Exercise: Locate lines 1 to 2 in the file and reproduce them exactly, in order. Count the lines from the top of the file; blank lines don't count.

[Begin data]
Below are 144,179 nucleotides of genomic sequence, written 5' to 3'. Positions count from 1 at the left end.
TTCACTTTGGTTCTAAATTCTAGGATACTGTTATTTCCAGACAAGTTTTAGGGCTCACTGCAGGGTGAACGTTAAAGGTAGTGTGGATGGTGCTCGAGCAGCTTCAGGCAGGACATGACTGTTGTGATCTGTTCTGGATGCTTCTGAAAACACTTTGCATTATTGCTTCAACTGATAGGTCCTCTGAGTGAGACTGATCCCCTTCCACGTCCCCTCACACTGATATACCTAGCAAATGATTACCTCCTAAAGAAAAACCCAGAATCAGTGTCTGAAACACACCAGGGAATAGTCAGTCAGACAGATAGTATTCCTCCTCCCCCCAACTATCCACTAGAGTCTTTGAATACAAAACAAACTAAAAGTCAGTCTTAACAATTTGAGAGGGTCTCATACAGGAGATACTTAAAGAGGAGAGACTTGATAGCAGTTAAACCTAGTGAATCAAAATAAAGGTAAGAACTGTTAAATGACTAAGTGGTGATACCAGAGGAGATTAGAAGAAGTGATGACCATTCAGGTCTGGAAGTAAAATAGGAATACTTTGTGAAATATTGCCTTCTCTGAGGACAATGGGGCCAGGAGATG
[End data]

Below are 144,179 nucleotides of genomic sequence, written 5' to 3'. Positions count from 1 at the left end.
TTCACTTTGGTTCTAAATTCTAGGATACTGTTATTTCCAGACAAGTTTTAGGGCTCACTGCAGGGTGAACGTTAAAGGTAGTGTGGATGGTGCTCGAGCAGCTTCAGGCAGGACATGACTGTTGTGATCTGTTCTGGATGCTTCTGAAAACACTTTGCATTATTGCTTCAACTGATAGGTCCTCTGAGTGAGACTGATCCCCTTCCACGTCCCCTCACACTGATATACCTAGCAAATGATTACCTCCTAAAGAAAAACCCAGAATCAGTGTCTGAAACACACCAGGGAATAGTCAGTCAGACAGATAGTATTCCTCCTCCCCCCAACTATCCACTAGAGTCTTTGAATACAAAACAAACTAAAAGTCAGTCTTAACAATTTGAGAGGGTCTCATACAGGAGATACTTAAAGAGGAGAGACTTGATAGCAGTTAAACCTAGTGAATCAAAATAAAGGTAAGAACTGTTAAATGACTAAGTGGTGATACCAGAGGAGATTAGAAGAAGTGATGACCATTCAGGTCTGGAAGTAAAATAGGAATACTTTGTGAAATATTGCCTTCTCTGAGGACAATGGGGCCAGGAGATG